Analyses - February 9, 2006



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February 2006


Print Accommodation, Marketing , Trends,

Are tourism brochures still effective?

Technological advances have called into question many traditional models, including the common tourism brochure. And yet, this form does not appear on the brink of extinction. Two studies have confirmed its usefulness, for it remains one of the most popular information sources for tourists. This is all the more true since most travellers alter their plans while travelling. In this respect, brochures play a greater role than the Internet, for example, in influencing the decisions of travellers who have already left home.

Measuring effectiveness

A traveller’s impression of a destination and choice of vacation spot and tourism services are influenced primarily by the individual’s prior experience. When a traveller opts to visit a place for the first time, other information sources like name recognition, reputation, price, advertising, the Internet, word of mouth, etc. are all very influential.

Kathleen L. Andereck, a professor at Arizona State University, wanted to better understand the effectiveness of the tourism brochure as a decision-making tool for tourists. To that end, she administered a survey to a sampling of people who had requested tourist information about Glendale, Arizona. According to Professor Andereck, the study showed that traditional brochures still have a major influence on travel decisions. Potential tourists who had requested a brochure showed an increased interest in the region, thanks to the information they received (Figure 1). In fact, 51% of respondents said they were interested or extremely interested in visiting Glendale after they received the brochure, while only 19% said this before they received the brochure.

Tourist brochures have a significant influence on other major travel decisions, particularly the decision to include the region in one’s travel plans (33%) or stay longer in the region (15%). The study’s author concludes, nonetheless, that a traveller’s initial impressions of a destination remain the strongest predictor of whether or not it will be included in one’s travel plans. On the other hand, a brochure’s effectiveness definitely increases interest in the destination and plays a part in determining how much time a tourist spends in the area.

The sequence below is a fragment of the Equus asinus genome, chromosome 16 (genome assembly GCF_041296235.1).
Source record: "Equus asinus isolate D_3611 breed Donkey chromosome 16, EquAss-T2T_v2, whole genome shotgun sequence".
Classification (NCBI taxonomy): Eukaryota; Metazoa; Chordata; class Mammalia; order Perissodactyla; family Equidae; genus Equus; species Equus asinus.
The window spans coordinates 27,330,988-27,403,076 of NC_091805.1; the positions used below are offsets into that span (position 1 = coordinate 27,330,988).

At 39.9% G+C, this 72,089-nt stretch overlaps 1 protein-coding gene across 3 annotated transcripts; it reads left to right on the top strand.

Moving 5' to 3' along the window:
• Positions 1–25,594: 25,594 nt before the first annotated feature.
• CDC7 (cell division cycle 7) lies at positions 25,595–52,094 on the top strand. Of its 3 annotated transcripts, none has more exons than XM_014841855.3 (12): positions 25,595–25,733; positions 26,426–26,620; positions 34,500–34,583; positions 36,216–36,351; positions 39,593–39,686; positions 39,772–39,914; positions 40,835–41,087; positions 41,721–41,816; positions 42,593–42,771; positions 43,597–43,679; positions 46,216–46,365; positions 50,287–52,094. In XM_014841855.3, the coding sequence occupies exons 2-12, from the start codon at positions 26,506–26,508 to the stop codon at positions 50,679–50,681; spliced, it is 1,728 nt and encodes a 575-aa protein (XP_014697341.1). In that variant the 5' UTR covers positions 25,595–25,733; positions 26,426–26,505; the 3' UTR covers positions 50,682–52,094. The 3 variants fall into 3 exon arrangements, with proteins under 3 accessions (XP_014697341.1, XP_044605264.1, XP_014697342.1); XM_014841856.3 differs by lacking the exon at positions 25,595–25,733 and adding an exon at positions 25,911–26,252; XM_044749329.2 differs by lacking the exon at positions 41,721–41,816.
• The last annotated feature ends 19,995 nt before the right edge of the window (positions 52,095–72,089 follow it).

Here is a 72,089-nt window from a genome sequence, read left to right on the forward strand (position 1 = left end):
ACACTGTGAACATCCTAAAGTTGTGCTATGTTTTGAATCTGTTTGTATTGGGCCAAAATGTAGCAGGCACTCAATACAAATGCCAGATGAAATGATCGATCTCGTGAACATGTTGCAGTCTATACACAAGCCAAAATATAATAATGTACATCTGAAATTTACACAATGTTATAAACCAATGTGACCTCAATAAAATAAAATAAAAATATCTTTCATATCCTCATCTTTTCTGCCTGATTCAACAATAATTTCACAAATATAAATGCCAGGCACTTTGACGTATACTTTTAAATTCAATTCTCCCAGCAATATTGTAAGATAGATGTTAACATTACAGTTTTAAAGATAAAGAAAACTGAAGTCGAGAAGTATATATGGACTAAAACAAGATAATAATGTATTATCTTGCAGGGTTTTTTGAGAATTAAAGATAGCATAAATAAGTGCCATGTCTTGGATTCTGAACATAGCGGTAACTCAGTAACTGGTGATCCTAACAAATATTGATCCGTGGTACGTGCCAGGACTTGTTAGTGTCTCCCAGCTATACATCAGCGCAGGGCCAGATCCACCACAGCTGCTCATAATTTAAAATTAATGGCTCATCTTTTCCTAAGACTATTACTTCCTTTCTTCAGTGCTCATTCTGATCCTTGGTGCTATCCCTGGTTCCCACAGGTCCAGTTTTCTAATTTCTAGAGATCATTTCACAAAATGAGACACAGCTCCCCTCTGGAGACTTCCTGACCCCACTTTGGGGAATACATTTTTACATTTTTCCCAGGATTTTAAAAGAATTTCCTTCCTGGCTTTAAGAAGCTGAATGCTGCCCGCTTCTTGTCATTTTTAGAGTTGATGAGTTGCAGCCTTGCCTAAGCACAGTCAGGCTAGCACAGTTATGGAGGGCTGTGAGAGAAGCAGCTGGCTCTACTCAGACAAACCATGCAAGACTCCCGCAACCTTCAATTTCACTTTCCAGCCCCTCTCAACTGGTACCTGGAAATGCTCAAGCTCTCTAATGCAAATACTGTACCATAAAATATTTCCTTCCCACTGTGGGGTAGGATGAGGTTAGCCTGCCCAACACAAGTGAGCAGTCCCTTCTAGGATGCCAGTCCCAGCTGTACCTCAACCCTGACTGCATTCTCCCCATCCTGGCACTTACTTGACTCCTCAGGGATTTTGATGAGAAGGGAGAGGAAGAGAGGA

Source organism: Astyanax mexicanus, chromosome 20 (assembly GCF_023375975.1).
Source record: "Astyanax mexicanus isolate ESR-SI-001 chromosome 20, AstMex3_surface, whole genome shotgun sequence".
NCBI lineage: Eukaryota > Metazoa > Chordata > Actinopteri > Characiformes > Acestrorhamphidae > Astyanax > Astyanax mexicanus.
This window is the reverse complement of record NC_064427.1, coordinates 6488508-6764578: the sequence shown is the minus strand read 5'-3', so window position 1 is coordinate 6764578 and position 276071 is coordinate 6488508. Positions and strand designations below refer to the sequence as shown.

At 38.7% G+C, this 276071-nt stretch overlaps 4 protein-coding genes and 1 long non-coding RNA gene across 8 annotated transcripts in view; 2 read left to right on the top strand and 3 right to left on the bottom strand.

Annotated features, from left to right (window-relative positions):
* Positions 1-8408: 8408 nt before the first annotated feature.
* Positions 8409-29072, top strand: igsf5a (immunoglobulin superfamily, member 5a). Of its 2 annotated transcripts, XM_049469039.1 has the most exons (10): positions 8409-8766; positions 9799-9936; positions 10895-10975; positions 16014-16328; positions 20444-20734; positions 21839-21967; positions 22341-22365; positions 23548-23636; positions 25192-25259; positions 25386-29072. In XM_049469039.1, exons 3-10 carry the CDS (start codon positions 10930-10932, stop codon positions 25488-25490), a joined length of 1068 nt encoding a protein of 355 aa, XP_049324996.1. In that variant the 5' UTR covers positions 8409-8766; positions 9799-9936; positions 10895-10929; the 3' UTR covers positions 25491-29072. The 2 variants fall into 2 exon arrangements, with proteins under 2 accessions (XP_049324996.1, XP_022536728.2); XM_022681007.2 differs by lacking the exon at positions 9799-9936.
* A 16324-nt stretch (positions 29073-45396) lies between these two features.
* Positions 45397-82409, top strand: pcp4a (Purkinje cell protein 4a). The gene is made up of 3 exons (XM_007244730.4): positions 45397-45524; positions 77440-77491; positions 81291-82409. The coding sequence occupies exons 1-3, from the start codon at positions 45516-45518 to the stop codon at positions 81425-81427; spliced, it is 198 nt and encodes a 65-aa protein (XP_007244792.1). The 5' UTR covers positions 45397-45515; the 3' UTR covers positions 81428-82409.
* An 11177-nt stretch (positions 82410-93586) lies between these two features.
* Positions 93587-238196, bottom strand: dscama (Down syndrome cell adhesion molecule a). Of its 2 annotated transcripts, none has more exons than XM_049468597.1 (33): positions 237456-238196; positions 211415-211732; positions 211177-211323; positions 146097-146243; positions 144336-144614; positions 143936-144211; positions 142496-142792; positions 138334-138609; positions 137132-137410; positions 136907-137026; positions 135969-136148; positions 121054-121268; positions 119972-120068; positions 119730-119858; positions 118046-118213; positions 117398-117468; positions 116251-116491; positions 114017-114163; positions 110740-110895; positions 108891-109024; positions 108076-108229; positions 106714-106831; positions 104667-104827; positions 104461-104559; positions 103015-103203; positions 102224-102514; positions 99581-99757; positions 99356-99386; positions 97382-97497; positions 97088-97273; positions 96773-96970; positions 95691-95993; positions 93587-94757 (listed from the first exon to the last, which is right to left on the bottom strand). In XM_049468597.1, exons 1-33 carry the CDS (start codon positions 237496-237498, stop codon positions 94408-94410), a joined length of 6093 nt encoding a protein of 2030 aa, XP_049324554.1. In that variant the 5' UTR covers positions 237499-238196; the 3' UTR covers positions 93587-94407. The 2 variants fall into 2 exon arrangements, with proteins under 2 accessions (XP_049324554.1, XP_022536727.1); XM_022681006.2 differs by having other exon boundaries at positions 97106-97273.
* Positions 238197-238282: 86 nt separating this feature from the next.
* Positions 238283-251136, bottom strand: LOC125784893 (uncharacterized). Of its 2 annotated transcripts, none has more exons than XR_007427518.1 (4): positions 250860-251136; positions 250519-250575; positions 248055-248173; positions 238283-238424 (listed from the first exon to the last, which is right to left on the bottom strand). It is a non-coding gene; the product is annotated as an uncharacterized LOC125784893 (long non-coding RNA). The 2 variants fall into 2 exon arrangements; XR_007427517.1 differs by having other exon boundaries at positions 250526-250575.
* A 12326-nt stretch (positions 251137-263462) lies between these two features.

The experience factor

Two segments were defined to measure the effect of the brochure: repeat visitors (those who had already been to Glendale) and visitors with no previous visits. The data showed that repeat visitors were more interested in visiting the area than the others were, before receiving the brochure. Interestingly, however, the two groups expressed virtually identical interest levels after receiving the information.

Therefore, among tourists who have never visited a given destination, a brochure can be very effective at positively influencing their level of interest. In addition, tourists who had never visited Glendale also indicated that the advertising had significantly altered their initial image or expectations.

Brochures appeal to women

The study sampling also illustrated significant differences in brochure effectiveness, according to the socio-demographic profile of potential visitors. The researchers noted that women were more likely than men to be positively influenced by this form of advertising. This was also true for the population segment of middle-aged people with lower incomes.